Est. 1999

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I raise my hand and touch the wheel of change
taking time to check the dial

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This article was found in the Cleveland Free Times

A&M (1970)

Published November 17 - 23, 1999

Here’s a perfect example of how popular misconceptions can translate directly into dogmatic ignorance. There are two main arteries of hubbub on Cat Stevens, both stemming from the same Western tendency to confuse profound unconventionality with legitimacy. To wit: Many folks remember Cat Stevens as a good-looking hippie with an uncanny poetic knack. Others know him as an eccentric, disillusioned aging pop icon who turned to Allah for fulfillment. Obviously, neither of these descriptions befits the common man; and unfortunately, our undying fetishes for gimmicks and labels have sequestered Stevens into these uncomfortable niches.

While Tea for the Tillerman may expose brief glimpses of the aforementioned misconceptions, these barely scratch the surface of this elaborate album. Weaving casually through 11 sublimely-orchestrated anthems, Stevens plays a multitude of roles. He is at once a self-righteous social critic and self-deprecating lovelorn drifter, employing dozens of voices betwixt. From the initial open-letter-to-the-establishment, "Where Do the Children Play," to the inspirational gospel of the album’s title (and final) track, he investigates a multitude of personal, social and religious issues.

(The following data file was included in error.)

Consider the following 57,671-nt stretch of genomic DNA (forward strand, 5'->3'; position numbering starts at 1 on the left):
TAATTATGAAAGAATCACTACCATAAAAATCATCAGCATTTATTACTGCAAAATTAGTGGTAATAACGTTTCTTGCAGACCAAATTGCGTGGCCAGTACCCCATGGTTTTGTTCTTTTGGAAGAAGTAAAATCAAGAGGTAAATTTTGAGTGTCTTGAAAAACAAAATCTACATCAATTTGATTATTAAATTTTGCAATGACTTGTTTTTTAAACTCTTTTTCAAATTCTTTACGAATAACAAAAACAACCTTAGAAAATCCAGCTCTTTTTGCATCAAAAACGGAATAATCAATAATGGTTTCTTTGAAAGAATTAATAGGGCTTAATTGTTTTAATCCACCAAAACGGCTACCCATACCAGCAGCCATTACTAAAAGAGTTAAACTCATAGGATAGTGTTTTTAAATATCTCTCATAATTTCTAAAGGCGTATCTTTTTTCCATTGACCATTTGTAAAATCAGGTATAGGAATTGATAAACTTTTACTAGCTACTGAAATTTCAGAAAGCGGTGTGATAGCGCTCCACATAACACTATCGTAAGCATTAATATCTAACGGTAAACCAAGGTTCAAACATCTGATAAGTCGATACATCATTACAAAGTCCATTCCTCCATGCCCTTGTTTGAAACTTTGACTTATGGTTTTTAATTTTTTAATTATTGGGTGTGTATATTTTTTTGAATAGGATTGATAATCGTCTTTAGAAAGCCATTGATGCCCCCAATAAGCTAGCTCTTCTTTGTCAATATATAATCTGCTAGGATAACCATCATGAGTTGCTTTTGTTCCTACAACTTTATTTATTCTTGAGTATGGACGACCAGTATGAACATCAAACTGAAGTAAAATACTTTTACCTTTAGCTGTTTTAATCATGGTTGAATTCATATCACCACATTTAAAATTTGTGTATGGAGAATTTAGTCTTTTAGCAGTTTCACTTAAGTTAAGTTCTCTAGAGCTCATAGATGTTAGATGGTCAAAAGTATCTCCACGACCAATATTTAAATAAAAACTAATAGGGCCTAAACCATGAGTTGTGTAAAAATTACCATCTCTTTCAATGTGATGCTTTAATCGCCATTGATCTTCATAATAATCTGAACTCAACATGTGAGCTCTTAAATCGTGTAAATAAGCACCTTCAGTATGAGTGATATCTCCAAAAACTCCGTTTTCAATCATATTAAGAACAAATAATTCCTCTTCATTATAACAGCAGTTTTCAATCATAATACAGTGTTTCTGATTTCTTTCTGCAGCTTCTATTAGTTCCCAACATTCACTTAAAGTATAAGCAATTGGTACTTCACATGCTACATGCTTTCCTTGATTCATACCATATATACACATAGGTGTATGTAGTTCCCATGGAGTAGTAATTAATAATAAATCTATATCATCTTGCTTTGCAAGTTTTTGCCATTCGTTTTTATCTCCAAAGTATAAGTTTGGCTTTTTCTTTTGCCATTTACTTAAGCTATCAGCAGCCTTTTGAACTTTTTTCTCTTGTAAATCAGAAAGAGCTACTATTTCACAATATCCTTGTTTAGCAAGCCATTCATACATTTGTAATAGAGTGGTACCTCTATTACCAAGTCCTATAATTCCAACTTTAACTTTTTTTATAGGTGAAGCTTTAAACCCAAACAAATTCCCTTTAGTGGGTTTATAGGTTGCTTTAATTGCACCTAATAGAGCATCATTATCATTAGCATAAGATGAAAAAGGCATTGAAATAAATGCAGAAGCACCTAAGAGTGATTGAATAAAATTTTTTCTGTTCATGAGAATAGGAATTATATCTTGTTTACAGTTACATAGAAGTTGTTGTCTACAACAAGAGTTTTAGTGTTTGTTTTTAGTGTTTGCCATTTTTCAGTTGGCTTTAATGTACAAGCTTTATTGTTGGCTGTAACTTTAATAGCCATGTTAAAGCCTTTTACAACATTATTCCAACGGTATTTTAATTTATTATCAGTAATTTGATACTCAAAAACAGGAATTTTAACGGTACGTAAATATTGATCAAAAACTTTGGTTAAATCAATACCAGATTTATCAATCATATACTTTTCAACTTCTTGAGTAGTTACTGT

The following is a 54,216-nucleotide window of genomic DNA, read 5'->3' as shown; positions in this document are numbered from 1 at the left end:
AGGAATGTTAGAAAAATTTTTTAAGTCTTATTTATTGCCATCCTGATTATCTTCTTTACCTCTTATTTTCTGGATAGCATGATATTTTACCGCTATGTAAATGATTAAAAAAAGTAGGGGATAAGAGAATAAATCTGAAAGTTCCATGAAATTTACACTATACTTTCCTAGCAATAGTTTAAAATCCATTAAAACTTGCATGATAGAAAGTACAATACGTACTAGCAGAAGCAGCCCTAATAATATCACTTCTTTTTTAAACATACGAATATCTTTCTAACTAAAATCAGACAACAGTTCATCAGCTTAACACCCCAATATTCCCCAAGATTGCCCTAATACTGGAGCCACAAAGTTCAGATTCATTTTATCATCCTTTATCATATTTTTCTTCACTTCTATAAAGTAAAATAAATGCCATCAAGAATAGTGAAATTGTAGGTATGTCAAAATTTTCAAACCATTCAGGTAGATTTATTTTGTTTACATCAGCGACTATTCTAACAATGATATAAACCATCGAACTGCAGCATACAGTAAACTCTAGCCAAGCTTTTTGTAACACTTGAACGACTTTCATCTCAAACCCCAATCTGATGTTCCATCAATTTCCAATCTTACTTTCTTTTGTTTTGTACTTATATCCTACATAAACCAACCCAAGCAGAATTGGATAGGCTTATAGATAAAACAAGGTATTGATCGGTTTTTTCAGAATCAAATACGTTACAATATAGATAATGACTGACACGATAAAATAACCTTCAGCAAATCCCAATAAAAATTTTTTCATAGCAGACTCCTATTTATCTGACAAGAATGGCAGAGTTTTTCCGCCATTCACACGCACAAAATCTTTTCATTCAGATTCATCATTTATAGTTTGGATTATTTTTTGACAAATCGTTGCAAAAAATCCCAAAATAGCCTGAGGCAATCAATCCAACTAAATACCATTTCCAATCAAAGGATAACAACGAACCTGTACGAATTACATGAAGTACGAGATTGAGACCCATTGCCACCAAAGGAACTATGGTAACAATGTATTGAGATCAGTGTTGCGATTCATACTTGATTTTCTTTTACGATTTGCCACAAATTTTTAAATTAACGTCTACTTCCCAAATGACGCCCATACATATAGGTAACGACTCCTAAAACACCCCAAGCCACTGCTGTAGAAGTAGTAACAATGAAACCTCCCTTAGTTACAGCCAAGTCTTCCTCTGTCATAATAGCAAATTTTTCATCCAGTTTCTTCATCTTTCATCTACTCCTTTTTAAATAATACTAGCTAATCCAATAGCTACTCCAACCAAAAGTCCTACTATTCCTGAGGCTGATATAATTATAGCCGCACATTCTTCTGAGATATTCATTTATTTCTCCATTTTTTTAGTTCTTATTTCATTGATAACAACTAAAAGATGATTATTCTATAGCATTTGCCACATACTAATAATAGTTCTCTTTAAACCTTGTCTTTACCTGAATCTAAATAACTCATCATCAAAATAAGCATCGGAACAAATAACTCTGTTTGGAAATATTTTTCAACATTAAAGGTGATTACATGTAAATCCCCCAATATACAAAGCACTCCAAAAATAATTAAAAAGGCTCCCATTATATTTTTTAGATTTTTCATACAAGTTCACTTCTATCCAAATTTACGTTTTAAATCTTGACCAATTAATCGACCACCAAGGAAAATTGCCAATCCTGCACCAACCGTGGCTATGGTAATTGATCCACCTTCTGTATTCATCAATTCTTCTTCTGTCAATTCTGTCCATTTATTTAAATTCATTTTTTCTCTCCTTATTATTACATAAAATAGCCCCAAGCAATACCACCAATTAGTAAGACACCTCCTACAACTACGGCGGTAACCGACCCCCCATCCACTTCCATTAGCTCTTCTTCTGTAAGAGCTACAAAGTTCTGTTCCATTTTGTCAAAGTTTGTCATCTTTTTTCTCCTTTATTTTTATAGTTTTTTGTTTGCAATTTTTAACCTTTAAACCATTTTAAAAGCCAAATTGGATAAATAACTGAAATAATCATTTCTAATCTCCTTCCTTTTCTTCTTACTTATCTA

Sounds commonplace, yes, but Cat Stevens’ nakedly unpretentious, soul-stirring delivery casts a transcendent light on his themes: the ever-shrinking world, love gone awry, the inherent flaws of mortality and discordant father/son relations, among scores more. The overall effect is at once uplifting and sobering — psychologically stirring a la some heretofore-undiscovered hyperspiritual reggae on amphetamine. Tea for the Tillerman is, among the 10 million other pop albums since its release, a uniquely inquisitive take on the virtues and tragedies of humanity, made possible only by Stevens’ undying quest: "On and on we go, the seconds tick the time out/But there’s so much left to know, and I’m on the road to find out." — Nicholas Raymond


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